Antique lanterns are something I’ve been smitten with for awhile now. I first fell in love with them when this kitchen was featured in a magazine a few years ago. I didn’t even realize that they were originally French outdoor lanterns, I just knew that I loved them!
I first discovered antique cheese slabs when I saw them in a shelter magazine many years ago. For some time afterwards, I kept looking and looking in antique stores and at flea markets, but to no avail. I didn’t even know what they were called at the time. How naive I was! These antique dairy slabs are incredibly rare, and unbelievably expensive, with originals selling for literally thousands of dollars. Once I found out how rare they were, it all made sense. No wonder I never came across any! And if I had, I certainly would have been shocked to learn how valuable they were. Originally, they were used to display dairy products, “cheese” or “butter”, etc, in English groceries over a century ago. They have since grown in popularity, and of course, this has driven up the prices.
French Demijohns. I’m sure you’ve seen them. In the last couple of years, they have grown in popularity, to the point where even Pottery Barn and Restoration Hardware have sold them. Ballard Designs even had a reproduction version. The word “demijohn” is a corruption of the word “damejeanne”, a term used for a large, globular bottle, usually covered in wicker. It is thought that perhaps its shape suggested a stout woman in the costume of the period. Wherever the term came from, they are large, narrow necked antique or vintage bottles, usually from France, that were used to store wine. They come in clear or different shades of green, sometimes covered in wicker, sometimes not. Often times the wine name was painted on the outside, or written on small paper labels (love that!) I first saw them in the magazine Country French a few years ago, and I fell in love. They are charming. And for me, they have a special connection since my husband and I love wine so much. I especially love filling them with corks.
We have been due for new carpet for several years now (too many, actually). We should have done hardwoods in the entire house when we bought 15 years ago, but we were gutting almost everything and in order to try to save a little, we did the hardwoods in the entry way, family room and kitchen areas, while settling for carpet in both the living room and dining rooms and the upstairs. I know, wall to wall carpet is horrible. No one is more aware of this than I! But even worse, is that when we re-finished the existing hardwoods 3 years ago, we chose not to add the hardwoods to the downstairs areas (we didn’t consider the upstairs as my husband was afraid it would be too loud and not as cozy). Again, the refinishing was expensive and we were trying to save money…. Cut to now. The carpet is old and needs to be replaced. I would love to have wood in the entire house, but at this point, with so much else to do, I would settle for carpet in the upstairs and just adding the hardwoods downstairs. But of course, it’s not that easy! We would most likely need to re-finish the floors again in order to match the rest of the downstairs, and that adds even more cost to an already costly item. So… I’m thinking wall to wall seagrass! I had never heard of that until a couple of years ago when I read about it on the blog Cote de Texas. Apparently, it is very big in Texas! But here in California, I had only seen seagrass as an area rug, never wall to wall. But I have to say, it is the perfect solution. It’s way better than carpet, is very inexpensive, and honestly, I love the look. (Wish I had known about them when I was buying carpet 15 years ago!) The texture is great (love adding texture to a room), and I love the way they take down the dressiness of a living or dining area. Also, since I already have seagrass rugs in the nearby breakfast area and family room, it will tie together nicely, I think. Here are some of the rooms that have inspired me…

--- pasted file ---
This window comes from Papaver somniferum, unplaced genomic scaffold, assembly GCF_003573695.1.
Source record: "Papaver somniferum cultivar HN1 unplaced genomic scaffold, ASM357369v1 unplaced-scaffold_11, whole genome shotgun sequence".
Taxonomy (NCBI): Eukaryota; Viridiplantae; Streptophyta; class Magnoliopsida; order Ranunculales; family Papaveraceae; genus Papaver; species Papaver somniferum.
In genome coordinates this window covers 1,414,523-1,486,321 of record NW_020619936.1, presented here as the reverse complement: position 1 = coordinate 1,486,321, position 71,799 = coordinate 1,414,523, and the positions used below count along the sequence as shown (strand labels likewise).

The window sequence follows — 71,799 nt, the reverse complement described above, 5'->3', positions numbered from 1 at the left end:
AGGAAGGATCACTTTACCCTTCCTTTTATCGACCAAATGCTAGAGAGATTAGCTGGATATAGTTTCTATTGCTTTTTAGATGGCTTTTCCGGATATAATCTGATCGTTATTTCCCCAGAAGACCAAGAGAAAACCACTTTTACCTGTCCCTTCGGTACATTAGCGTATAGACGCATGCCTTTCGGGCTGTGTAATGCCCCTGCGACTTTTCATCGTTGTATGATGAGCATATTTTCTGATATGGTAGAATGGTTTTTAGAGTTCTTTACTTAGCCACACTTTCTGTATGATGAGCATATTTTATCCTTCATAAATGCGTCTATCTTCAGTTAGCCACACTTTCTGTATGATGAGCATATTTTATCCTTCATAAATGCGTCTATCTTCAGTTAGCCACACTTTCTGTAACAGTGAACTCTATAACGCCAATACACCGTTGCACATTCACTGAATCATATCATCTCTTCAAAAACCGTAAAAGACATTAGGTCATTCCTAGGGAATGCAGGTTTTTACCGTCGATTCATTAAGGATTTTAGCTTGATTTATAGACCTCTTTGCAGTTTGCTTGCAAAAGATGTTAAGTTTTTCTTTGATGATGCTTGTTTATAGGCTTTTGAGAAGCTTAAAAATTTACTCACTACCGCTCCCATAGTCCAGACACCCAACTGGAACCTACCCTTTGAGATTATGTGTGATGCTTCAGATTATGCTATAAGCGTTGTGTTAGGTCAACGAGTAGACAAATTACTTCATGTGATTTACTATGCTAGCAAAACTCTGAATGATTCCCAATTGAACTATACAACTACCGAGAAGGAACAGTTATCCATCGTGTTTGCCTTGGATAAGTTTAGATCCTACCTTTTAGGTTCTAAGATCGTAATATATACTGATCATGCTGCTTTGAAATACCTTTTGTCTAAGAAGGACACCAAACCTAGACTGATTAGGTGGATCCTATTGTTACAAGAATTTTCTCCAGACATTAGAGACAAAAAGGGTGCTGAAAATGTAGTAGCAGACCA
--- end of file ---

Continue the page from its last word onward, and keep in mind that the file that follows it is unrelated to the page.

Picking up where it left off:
I’m not sure when my love affair with white ironstone started, but I do know that when I remodeled my kitchen four years ago, I had already started collecting and putting it aside for the new room. For those of you not familiar with ironstone, it is antique pottery originally made in the United Kingdom. It was developed in the 19th century by potters in Staffordshire, England as a cheaper, mass-produced alternative to porcelain. Originally made in transferware patterns, beginning in the 1840s, British potteries created white ironstone for the American market where undecorated tableware was popular.
I have a confession to make. I have never liked blue in decorating. Oh, I wear blue, and it’s cute in my little boy’s room, but whenever I saw blue in a living space, I just didn’t love it. Perhaps it’s because my parent’s house was blue for many years (every room, mind you!) but for whatever reason, it was just not something that spoke to me. My family room/kitchen area is neutrals and cream with pops of red, and it has been like that for quite awhile now. Red toile curtains, red toile chairs, red checked roman shade and a few red striped and/or floral pillows on the cream couches. And I have always loved it. It is fresh and cheerful, and it looks great at Christmas. That is, I loved it until recently. I don’t know what happened, but I sort of woke up one day and thought, “I cannot look at this red for one more day!” I know blue is a huge trend in decorating. And of course, I’ve been seeing a ton of it; in blogs, in catalogs, on websites and on Pinterest. But I’ve certainly seen trends I didn’t follow before. And I’ve certainly seen blue photos that never spoke to me before. But now…..